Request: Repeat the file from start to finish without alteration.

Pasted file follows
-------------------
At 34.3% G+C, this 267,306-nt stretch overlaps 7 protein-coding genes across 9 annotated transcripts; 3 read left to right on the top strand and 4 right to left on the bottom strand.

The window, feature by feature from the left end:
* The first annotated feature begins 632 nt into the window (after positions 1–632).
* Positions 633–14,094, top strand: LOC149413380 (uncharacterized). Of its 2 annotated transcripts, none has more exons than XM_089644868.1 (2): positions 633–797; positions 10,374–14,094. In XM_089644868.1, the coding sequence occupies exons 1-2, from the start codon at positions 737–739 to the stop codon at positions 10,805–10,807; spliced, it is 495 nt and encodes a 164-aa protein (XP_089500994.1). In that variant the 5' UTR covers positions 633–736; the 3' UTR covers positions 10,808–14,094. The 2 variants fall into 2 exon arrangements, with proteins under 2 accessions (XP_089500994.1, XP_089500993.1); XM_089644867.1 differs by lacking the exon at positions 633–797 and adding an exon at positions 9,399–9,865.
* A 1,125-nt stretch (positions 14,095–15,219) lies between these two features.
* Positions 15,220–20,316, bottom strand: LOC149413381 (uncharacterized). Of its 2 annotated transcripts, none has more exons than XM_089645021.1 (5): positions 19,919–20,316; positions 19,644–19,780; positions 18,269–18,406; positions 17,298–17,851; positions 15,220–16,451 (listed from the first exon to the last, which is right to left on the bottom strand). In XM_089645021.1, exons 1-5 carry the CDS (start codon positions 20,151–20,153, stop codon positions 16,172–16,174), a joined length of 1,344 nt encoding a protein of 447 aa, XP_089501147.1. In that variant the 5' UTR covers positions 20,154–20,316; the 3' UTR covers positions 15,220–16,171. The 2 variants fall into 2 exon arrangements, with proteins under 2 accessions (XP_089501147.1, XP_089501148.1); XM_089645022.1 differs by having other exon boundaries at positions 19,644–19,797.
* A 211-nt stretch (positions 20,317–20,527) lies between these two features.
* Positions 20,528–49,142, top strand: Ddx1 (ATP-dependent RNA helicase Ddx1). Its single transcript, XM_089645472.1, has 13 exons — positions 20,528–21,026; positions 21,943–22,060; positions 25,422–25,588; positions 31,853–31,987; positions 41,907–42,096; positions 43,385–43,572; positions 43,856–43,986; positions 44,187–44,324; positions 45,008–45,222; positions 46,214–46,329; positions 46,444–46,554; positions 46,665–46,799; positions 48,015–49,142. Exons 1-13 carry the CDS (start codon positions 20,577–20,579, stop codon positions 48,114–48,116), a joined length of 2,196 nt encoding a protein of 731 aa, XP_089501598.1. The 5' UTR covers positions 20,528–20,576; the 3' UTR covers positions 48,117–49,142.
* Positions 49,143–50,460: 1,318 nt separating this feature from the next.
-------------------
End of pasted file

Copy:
At 34.3% G+C, this 267,306-nt stretch overlaps 7 protein-coding genes across 9 annotated transcripts; 3 read left to right on the top strand and 4 right to left on the bottom strand.

The window, feature by feature from the left end:
* The first annotated feature begins 632 nt into the window (after positions 1–632).
* Positions 633–14,094, top strand: LOC149413380 (uncharacterized). Of its 2 annotated transcripts, none has more exons than XM_089644868.1 (2): positions 633–797; positions 10,374–14,094. In XM_089644868.1, the coding sequence occupies exons 1-2, from the start codon at positions 737–739 to the stop codon at positions 10,805–10,807; spliced, it is 495 nt and encodes a 164-aa protein (XP_089500994.1). In that variant the 5' UTR covers positions 633–736; the 3' UTR covers positions 10,808–14,094. The 2 variants fall into 2 exon arrangements, with proteins under 2 accessions (XP_089500994.1, XP_089500993.1); XM_089644867.1 differs by lacking the exon at positions 633–797 and adding an exon at positions 9,399–9,865.
* A 1,125-nt stretch (positions 14,095–15,219) lies between these two features.
* Positions 15,220–20,316, bottom strand: LOC149413381 (uncharacterized). Of its 2 annotated transcripts, none has more exons than XM_089645021.1 (5): positions 19,919–20,316; positions 19,644–19,780; positions 18,269–18,406; positions 17,298–17,851; positions 15,220–16,451 (listed from the first exon to the last, which is right to left on the bottom strand). In XM_089645021.1, exons 1-5 carry the CDS (start codon positions 20,151–20,153, stop codon positions 16,172–16,174), a joined length of 1,344 nt encoding a protein of 447 aa, XP_089501147.1. In that variant the 5' UTR covers positions 20,154–20,316; the 3' UTR covers positions 15,220–16,171. The 2 variants fall into 2 exon arrangements, with proteins under 2 accessions (XP_089501147.1, XP_089501148.1); XM_089645022.1 differs by having other exon boundaries at positions 19,644–19,797.
* A 211-nt stretch (positions 20,317–20,527) lies between these two features.
* Positions 20,528–49,142, top strand: Ddx1 (ATP-dependent RNA helicase Ddx1). Its single transcript, XM_089645472.1, has 13 exons — positions 20,528–21,026; positions 21,943–22,060; positions 25,422–25,588; positions 31,853–31,987; positions 41,907–42,096; positions 43,385–43,572; positions 43,856–43,986; positions 44,187–44,324; positions 45,008–45,222; positions 46,214–46,329; positions 46,444–46,554; positions 46,665–46,799; positions 48,015–49,142. Exons 1-13 carry the CDS (start codon positions 20,577–20,579, stop codon positions 48,114–48,116), a joined length of 2,196 nt encoding a protein of 731 aa, XP_089501598.1. The 5' UTR covers positions 20,528–20,576; the 3' UTR covers positions 48,117–49,142.
* Positions 49,143–50,460: 1,318 nt separating this feature from the next.